Despite having little hope for survival, the father still feels a sense of pity, likely for his own suffering or the suffering of others.
Stanzas Twelve and Thirteen
___ “I’d love to eat some grapes,” he said.
and made juice.
The next two stanzas are quite short at only two and four lines apiece. The twelfth stanza captures a brief conversation between the narrator and her father, where the father expresses his desire for grapes.
This simple longing for a particular food item reflects a yearning for a sense of normalcy, pleasure, and perhaps a taste of something beyond the harsh realities of their situation. However, the narrator’s response indicates their inability to fulfill that desire, suggesting the scarcity and limitations they face.
The narrator’s action of squeezing cucumbers, adding sugar, and making juice in the following stanza is a creative attempt to fulfill her father’s desire for something refreshing and flavorful, despite not having access to grapes.
Daddy looked at me,
after all the tears had run out.
The second to last stanza of the poem describes an emotional interaction between the narrator and her father. Despite his weakened state, he looks at his daughter with a renewed sense of hope and expresses a desire to come back to life.
His laughter, tinged with the sound of crying, symbolizes the complex mix of emotions he experiences—both a flicker of joy and an underlying sadness.e H gazes at the empty sky and makes a remark about an impending storm. This metaphorical statement may signify a looming sense of danger, a metaphor for the ongoing hardships they face or a deeper sense of foreboding.
The father then takes a deep breath, collapses, and becomes motionless, suggesting his passing. The abruptness of this event adds to the emotional impact and captures the fragility of life in the aftermath of the bombing.
The stanza ends with a shift in time and the mention of being alone. This highlights the abrupt absence of her father and the deep void left behind. The description of her body without focus suggests a disoriented state, both physically and emotionally. The phrase “after all the tears had run out” suggests the extent of her grief and emotional exhaustion, as if she has shed all the tears she could possibly cry.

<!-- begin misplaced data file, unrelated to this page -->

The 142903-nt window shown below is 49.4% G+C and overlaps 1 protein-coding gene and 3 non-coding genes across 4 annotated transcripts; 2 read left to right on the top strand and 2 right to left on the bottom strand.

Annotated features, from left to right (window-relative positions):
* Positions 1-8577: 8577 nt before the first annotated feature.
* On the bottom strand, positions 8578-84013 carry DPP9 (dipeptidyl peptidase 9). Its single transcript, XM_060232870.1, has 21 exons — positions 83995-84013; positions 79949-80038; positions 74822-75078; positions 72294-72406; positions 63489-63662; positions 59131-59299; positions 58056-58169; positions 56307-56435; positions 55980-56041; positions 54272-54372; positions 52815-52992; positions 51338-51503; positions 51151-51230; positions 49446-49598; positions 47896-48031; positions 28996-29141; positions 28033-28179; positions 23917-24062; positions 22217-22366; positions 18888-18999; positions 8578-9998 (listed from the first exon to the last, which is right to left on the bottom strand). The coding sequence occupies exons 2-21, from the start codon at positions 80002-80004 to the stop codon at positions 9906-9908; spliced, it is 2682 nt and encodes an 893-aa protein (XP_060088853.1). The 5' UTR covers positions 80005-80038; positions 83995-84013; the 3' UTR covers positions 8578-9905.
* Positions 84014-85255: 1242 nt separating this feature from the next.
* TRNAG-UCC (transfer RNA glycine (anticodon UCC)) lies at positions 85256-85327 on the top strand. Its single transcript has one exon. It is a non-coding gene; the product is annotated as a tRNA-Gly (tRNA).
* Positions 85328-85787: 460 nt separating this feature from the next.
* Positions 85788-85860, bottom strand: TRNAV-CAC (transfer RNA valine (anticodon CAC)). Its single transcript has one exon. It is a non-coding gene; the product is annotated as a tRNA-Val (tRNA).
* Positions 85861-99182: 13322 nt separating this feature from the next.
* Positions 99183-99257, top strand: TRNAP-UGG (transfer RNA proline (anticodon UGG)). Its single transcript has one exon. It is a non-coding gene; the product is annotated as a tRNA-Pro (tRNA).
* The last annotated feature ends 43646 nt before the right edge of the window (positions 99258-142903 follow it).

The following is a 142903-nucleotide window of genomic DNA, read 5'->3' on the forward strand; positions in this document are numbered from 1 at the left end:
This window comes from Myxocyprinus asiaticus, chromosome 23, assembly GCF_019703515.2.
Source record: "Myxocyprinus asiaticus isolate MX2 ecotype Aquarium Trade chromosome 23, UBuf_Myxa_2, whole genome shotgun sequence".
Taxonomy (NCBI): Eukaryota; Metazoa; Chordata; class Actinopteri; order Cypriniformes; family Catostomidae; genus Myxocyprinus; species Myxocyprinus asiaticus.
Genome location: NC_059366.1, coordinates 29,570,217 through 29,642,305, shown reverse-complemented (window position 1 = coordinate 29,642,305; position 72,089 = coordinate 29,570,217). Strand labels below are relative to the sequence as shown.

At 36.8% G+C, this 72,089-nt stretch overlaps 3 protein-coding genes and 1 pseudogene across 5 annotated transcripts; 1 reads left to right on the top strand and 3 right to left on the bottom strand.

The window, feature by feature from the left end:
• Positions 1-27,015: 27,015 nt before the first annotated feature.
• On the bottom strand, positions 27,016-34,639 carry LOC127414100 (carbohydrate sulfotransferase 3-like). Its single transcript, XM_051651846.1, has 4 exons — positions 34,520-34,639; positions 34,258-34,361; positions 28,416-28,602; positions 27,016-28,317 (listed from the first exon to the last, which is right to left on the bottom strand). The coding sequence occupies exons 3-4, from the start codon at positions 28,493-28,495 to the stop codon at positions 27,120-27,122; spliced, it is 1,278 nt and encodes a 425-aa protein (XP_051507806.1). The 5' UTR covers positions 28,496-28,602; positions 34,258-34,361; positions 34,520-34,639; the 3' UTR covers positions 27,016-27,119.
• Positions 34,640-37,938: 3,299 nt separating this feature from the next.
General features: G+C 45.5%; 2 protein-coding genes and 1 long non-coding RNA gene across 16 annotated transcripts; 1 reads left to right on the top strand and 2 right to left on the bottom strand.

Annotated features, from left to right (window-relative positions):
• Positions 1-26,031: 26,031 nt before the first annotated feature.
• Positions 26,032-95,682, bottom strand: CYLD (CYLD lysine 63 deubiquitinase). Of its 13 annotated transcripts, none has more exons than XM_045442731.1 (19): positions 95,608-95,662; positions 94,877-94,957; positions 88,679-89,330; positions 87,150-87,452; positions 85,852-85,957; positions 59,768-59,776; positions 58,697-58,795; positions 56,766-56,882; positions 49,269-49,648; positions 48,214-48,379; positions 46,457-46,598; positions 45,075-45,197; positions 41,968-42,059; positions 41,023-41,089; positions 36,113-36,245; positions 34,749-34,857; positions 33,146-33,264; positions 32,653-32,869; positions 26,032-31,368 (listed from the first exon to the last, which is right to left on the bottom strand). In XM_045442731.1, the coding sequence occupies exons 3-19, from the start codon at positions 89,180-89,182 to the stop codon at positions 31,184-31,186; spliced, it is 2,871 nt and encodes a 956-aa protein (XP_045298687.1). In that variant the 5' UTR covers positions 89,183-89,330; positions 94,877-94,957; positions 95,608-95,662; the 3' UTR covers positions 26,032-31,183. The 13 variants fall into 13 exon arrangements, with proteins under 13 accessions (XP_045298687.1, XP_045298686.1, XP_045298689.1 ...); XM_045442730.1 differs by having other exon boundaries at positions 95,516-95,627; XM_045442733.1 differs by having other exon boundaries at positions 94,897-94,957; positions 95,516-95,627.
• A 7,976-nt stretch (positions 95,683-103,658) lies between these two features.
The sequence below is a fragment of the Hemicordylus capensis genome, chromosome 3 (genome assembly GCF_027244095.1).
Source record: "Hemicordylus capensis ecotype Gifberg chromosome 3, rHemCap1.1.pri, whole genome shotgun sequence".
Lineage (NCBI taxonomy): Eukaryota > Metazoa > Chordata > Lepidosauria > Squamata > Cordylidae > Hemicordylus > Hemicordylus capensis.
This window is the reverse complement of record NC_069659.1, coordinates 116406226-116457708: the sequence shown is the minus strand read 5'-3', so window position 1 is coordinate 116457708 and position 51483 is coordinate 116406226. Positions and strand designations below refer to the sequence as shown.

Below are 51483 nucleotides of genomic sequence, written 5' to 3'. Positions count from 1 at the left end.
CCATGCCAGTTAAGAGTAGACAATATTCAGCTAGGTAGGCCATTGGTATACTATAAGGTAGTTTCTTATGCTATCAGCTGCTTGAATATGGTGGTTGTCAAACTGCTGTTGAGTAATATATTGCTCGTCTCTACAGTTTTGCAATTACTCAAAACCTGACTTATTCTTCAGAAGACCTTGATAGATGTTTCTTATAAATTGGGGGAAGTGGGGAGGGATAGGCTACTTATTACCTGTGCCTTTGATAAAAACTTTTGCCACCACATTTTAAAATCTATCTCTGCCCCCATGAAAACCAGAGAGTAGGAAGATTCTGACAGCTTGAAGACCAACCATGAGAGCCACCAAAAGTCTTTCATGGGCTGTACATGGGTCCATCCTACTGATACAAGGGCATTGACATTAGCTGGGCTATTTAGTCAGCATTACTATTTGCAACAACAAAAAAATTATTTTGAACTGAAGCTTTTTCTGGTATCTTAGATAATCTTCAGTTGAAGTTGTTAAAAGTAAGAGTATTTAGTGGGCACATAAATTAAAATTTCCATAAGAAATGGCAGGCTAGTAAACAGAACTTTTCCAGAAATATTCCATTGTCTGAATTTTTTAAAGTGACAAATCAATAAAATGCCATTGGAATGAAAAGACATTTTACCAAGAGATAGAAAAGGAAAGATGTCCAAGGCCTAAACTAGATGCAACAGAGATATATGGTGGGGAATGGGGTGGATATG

Staring at the river running in front of me,
the blue sky of Hiroshima.
The final lines of the poem describe the narrator’s gaze fixed upon the river that flows before her in the city of Hiroshima. As the narrator observes the river, she perceives something significant: the sight of the blue sky of Hiroshima, which is described as beautiful and clean.
The mention of the blue sky carries symbolic weight. It contrasts the devastation and sorrow that the poem has vividly depicted throughout. It serves as a powerful image of a brighter future, hinting at the possibility of healing and rebuilding in the aftermath of tragedy.
The main theme of this poem is the devastating impact of the Hiroshima bombing and its aftermath, including themes of loss, grief, resilience, and the enduring human spirit.
The purpose of this poem is to bear witness to the horrors of the Hiroshima bombing, to honor the memory of the victims, and to evoke empathy and understanding in the reader regarding the profound human suffering caused by war and its aftermath.
Readers who enjoyed this poem should also consider reading some other
- ‘November’ by William Stafford – a heart-wrenching and important poem that was inspired by the WWII bombing of Hiroshima.
- ‘Let Us Be Midwives’ by Sadako Kurihara – is a powerful wartime poem that describes a few moments of despair and a few of hope in the aftermath of the atomic bombing.
- ‘The Measures Taken’ by Erich Fried – asks readers to consider their concepts of good, evil, and who deserves to live throughout the poem.